In days past, stress broke even the best ballplayers, ending careers and even lives.
Different players adapt, learn, and improve according to their gifts, no implicit value judgment needed.
There’s more recordball afoot, with one potential achievement that should stay interesting all the way down the stretch.
A recent tragedy on the diamond serves as a reminder of the good works the game has done in the past.
The team Pat Gillick thought was a long way from contending is the favorite in a tight NL East this year.
The Pirates are one of baseball’s most inept franchises. Does the small market excuse carry any weight?
It’s time to strike the set. Join Steven Goldman as he watches an unlikely playoff hero bring a Championship back to St. Louis.
Steven takes a good long look at the Veterans Committee.
Steven continues his historical look at no-hitters by journeying from the 1940s through the 1960s, which includes the Age of the Pitcher.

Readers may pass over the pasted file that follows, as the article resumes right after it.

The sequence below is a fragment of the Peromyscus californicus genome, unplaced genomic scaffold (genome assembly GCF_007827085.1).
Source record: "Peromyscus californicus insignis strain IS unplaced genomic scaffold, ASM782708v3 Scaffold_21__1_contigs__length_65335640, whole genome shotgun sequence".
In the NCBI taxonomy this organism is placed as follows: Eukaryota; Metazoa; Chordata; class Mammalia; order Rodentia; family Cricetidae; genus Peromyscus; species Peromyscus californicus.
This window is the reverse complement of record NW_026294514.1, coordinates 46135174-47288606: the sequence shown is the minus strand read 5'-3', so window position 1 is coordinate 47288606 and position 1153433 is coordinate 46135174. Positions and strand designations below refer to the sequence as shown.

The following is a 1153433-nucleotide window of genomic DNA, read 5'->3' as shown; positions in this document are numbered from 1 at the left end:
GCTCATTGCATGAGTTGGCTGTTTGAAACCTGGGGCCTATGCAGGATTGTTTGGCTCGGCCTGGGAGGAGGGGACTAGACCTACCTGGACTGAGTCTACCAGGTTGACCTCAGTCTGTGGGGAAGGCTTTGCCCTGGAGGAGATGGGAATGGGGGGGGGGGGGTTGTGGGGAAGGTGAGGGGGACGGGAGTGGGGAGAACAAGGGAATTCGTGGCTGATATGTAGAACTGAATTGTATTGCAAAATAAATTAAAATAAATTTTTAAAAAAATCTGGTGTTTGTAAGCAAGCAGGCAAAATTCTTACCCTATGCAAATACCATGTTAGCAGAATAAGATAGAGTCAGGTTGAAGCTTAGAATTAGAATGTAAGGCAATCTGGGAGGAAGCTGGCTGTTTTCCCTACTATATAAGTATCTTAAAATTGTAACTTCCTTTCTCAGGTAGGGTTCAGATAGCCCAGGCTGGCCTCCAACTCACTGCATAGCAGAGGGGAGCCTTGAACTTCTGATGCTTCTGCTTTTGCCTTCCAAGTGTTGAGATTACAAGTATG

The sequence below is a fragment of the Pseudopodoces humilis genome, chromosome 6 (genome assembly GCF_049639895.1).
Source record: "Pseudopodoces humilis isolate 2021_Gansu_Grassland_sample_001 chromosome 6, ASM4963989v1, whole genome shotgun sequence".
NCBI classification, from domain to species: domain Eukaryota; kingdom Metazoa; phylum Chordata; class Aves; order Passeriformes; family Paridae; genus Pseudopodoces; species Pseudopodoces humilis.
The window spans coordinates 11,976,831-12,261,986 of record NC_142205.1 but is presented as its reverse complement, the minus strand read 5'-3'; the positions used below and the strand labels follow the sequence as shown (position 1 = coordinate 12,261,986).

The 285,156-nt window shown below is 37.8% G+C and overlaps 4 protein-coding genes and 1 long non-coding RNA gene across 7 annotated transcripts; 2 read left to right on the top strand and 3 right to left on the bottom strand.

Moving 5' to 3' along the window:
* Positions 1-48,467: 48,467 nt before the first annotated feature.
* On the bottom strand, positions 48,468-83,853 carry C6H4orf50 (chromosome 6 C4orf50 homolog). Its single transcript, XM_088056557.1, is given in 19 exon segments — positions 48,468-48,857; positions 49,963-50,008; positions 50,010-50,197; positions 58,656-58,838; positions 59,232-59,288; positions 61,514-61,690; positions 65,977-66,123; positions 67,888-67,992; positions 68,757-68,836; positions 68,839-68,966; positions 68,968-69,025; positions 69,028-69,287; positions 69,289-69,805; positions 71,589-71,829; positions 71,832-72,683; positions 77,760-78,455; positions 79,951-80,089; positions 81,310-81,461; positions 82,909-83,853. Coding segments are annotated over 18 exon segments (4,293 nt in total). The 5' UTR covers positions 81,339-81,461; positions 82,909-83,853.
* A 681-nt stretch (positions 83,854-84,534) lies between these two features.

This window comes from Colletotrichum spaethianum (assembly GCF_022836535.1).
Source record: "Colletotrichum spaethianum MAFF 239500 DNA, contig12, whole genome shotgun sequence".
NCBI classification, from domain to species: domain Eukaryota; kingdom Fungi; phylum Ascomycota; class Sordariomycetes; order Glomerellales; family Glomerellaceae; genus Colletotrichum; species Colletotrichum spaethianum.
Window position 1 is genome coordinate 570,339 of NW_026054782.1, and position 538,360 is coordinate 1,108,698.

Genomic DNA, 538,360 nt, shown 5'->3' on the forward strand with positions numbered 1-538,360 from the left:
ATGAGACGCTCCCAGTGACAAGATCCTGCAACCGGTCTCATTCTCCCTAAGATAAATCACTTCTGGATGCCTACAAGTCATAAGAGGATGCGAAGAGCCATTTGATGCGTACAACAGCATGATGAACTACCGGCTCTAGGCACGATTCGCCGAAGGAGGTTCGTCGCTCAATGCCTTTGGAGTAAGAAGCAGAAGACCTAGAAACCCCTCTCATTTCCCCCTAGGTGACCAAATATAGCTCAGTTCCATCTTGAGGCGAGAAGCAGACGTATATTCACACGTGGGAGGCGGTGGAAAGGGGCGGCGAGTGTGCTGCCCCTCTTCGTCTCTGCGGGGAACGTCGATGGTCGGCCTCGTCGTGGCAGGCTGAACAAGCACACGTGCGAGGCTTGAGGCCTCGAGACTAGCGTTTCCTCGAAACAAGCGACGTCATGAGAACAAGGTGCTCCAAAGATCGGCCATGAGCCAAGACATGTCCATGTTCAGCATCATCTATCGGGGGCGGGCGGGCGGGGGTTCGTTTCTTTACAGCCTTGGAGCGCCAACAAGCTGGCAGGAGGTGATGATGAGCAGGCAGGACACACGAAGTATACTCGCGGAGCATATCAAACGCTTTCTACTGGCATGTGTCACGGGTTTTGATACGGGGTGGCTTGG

Anibal Sanchez’s no-hitter prompts Steven to look through baseball’s archives to find the others. Today: 1900-1940.
Steven notes that the wages of confrontation in the clubhouse don’t always pay.
Frank Robinson’s tearful apology for lifting Matt LeCroy mid-inning prompts Steven to look at two New York incidents from the past.
Will the recent Michael Barrett-A.J. Pierzynski fight inspire their teams to pull together and perform better? Yes! Actually, no. But Steven has a theoretical look at why they may have done it.
Steven takes us back to 1919, when Babe Ruth blazed a path through new media that ensured his star would shine more brightly in history than any other, including a certain contemporary slugger.
Steven looks to the A’s of the 1960s and 70s to answer a reader question about roster hyper-specialization.